Anderson Cooper Has His Own Millions, Thank You

Here is another fact in a long series of facts maybe everyone knows but me: Anderson Cooper is a Vanderbilt?! Of railroad tycoon fame? More specifically, his mom is the 90-year-old heiress Gloria Vanderbilt, who has $200 million dollars that she is NOT giving to her son when she dies.

Anderson Cooper, per the NY Post, is fine with that. In fact, he’s a little smug about it:

“I don’t believe in inheriting money … I think it’s an initiative sucker. I think it’s a curse.

“Who’s inherited a lot of money that has gone on to do things in their own life? From the time I was growing up, if I felt that there was some pot of gold waiting for me, I don’t know that I would’ve been so motivated.

“I’m doing fine on my own, I don’t need any,” he said.

I get where he’s coming — or at least the idea that ‘earning’ money just feels a lot better than getting it because you implanted in a very lucky uterus — but I think the next paragraph provides some critical context:

Cooper, 47, makes around $11 million a year at CNN and lives in a converted firehouse in Greenwich Village and also has a Hamptons estate in Quogue. Last November he signed a contract extension to keep him at CNN through the 2016 presidential election.

Homeboy can afford to be all idealistic and smug about it.

I think if I lived in an alternate universe where I got a big inheritance I would ‘feel weird about it’ but also I would take that moneyyyyyy.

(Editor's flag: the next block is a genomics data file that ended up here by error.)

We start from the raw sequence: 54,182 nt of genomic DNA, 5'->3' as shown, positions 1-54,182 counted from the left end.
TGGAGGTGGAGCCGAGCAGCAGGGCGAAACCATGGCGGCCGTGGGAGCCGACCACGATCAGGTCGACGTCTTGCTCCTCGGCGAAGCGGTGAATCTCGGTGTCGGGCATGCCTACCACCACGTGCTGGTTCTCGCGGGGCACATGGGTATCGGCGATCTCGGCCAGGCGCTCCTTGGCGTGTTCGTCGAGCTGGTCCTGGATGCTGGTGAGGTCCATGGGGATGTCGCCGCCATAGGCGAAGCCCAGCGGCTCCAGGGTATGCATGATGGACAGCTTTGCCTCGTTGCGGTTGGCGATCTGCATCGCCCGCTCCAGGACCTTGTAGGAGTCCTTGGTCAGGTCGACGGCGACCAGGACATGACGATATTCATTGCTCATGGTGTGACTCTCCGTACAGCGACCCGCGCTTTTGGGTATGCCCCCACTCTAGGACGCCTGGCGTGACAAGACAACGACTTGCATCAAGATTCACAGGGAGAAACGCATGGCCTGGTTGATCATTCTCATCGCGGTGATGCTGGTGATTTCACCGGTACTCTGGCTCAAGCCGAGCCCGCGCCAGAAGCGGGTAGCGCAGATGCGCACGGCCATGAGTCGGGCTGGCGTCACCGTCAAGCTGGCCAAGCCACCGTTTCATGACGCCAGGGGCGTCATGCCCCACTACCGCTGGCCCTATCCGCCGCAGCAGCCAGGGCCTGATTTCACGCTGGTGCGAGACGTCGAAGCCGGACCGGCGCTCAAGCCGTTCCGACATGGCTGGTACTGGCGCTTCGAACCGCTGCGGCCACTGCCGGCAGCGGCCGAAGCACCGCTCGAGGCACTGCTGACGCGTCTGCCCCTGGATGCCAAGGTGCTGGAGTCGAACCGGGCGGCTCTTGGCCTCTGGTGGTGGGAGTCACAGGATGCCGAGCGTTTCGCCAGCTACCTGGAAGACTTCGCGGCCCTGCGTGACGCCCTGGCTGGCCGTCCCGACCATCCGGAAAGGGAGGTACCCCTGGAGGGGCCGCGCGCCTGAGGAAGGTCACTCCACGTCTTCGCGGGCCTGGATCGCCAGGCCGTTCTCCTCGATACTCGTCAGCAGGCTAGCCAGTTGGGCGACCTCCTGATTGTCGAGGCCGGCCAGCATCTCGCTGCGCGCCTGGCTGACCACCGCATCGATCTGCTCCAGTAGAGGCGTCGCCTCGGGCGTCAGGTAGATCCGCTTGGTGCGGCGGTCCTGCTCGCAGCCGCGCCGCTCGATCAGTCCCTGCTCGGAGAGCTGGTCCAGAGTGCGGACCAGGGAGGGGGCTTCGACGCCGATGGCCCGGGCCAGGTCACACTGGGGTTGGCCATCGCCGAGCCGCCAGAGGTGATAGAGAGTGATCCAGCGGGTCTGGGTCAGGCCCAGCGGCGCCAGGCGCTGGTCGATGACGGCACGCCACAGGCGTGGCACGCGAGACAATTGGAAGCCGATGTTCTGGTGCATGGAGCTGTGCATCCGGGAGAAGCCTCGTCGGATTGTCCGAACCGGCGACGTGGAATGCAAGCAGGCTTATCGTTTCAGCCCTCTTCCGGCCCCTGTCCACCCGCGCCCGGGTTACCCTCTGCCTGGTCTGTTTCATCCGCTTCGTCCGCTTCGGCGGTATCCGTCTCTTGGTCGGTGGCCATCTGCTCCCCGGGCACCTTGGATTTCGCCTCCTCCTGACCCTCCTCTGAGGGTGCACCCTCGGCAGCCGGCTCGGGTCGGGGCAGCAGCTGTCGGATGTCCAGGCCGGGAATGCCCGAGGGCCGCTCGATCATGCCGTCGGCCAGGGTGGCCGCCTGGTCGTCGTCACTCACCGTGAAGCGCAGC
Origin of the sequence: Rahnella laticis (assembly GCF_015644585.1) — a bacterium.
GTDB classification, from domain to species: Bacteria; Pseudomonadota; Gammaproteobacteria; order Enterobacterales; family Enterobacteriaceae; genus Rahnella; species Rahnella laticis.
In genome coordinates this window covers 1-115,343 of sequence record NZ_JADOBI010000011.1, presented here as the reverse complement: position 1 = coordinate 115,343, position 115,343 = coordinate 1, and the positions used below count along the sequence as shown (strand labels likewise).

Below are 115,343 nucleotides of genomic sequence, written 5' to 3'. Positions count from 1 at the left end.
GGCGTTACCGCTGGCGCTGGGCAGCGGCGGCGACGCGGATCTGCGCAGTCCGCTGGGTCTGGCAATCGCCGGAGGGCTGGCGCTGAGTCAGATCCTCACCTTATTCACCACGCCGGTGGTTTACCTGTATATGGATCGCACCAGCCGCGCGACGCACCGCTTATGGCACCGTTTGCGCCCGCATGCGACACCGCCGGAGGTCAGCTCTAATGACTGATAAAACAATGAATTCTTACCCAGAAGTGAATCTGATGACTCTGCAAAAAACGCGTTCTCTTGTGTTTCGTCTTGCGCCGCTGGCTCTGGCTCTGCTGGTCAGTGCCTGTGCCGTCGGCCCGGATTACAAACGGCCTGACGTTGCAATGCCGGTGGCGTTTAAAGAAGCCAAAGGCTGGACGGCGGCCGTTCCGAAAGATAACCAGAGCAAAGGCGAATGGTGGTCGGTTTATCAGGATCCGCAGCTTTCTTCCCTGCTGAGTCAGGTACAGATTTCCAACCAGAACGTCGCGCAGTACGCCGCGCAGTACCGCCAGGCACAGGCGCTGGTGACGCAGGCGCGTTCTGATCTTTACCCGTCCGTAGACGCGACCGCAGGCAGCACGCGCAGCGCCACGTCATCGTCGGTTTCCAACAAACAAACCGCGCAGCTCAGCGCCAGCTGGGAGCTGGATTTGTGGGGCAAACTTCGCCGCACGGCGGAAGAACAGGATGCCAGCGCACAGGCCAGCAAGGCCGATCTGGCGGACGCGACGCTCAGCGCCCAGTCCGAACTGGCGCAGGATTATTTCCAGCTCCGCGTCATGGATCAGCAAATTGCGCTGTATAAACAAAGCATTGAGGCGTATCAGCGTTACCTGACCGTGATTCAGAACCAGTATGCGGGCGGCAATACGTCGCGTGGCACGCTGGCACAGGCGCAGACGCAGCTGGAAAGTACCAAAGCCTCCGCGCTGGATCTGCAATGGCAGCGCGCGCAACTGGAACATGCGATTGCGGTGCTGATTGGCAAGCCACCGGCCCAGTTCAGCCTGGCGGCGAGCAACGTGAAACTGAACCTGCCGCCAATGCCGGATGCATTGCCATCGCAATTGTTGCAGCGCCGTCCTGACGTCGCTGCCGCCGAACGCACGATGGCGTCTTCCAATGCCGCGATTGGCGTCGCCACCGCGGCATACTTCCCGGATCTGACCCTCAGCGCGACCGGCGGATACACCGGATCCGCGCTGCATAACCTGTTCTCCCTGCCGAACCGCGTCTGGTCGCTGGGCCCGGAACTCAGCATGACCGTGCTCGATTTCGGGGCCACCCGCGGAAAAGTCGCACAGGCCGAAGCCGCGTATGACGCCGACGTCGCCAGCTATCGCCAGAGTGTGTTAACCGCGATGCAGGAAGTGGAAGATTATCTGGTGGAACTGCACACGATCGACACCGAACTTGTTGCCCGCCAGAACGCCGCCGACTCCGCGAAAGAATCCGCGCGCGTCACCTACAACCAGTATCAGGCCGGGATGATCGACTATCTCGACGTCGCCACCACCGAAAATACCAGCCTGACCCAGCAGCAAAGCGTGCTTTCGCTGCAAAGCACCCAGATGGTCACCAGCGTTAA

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12 Comments / Post A Comment

pissy elliott (#844)

additionally: even though he may not be inheriting gloria’s millions, it might be material that those millions made him able to go to dalton, yale, and work low-paying tv jobs/report around myanmar in a jeep.

Blondsak (#2,299)

@pissy elliott Precisely. Inherited money isn’t the only factor to consider when you’re born into a supremely wealthy family. Inherited power/influence/social capital can have just as much if not MORE significance in shaping a person’s future.

Trilby (#191)

I have some inside info on Gloria V. and Im pretty sure she’s not sitting on $200mil. Where did you get that from? She’s inherited a lot, made a lot, and also lost a lot and spent loads in her long lifetime.

readyornot (#816)

@Trilby the $200 million figure came from the Post article. I won’t vouch for their fact-checking, but they must have gotten the number from somewhere. When you say, “lost a lot,” I don’t know whether you’re referring to the legal fraud in which her lawyer did not pay her taxes and she had to sell off an apartment and a house to pay the taxes. Even if you are, I imagine her late art career has recouped some of that. Surely not all of the wealth is in purely financial instruments but some in real estate and other assets.

Trilby (#191)

@readyornot Lost and spent. I know the family very well. Yes, I saw that the Post reported that. I don’t think it’s true. She has a lot of expensive clothes and jewelry and furniture, used. And a co-op. Not that kind of cash however.